According to an article posted by Big Think entitled, “5 reasons talking to yourself is good for you,” they touch on a few of these reasons and they seem to make a lot of sense. Especially when you consider that some of them were taught to me by teachers in high school and college. These reasons include the fact that self-talk can help augment your cognitive performance, helps you to encourage yourself and can be an effective means of talking yourself down.

The article also goes on to explain how self-talk can be a means of developing self-control, but the one that sticks in my mind the most is that it reinforces memory. Whenever I would have difficulty with something I was studying in college, my professors would encourage me to read the material out loud. This helps the reader to retain the information more effectively as it involves an active participation in the absorption of information.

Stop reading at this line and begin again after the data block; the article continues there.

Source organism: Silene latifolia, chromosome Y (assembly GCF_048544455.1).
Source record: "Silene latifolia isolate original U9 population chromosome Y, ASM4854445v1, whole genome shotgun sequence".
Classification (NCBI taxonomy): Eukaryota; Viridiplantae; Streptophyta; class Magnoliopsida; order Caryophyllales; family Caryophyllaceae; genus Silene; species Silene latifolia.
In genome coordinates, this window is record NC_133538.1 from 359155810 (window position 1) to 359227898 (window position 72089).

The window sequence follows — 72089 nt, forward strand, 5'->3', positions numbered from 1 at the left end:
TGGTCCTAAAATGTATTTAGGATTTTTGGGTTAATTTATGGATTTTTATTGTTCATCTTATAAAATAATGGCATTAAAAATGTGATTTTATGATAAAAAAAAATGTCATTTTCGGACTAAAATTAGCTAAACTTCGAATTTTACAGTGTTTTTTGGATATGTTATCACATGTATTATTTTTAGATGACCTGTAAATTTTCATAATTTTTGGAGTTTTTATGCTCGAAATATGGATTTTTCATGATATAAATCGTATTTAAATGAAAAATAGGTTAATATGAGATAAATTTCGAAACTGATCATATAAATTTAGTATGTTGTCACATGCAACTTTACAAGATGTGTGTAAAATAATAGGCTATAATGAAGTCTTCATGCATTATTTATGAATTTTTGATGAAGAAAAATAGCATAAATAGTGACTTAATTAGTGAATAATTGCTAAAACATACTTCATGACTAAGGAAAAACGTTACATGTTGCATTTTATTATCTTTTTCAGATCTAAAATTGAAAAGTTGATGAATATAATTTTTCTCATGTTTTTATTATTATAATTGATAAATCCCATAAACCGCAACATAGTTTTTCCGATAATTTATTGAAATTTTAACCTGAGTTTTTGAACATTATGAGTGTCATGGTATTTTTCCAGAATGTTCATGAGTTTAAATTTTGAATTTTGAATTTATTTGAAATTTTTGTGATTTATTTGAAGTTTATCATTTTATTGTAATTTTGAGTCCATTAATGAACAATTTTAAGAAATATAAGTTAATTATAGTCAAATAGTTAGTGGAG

One of my favourite perspectives comes from Dr. Jessica Nicolosi, a clinical psychologist who was quoted in an article by as saying, “If we speak out loud, it forces us to slow down our thoughts and process them differently because we engage the language centers of our brain.” I’ve noticed this effect when I’m reading bedtime stories to my son. It always seems as though my mind is taking in the words and processing them WAY faster than my mouth can spit them out, and it often causes me to skip over entire paragraphs.

My son’s too clever to let me off the hook and usually has me back it up a notch, but sometimes we need to slow ourselves down and talking to oneself can be an effective way to do it. Just to be clear, we’re talking about an ACTIVE participation in talking to oneself, not the result of a mental health issues or hallucinations. If you decide it’s a good idea to have a conversation with your microwave at two in the morning after eating magic mushrooms, we’re in a different arena of discussion and you should probably re-evaluate your life’s choices.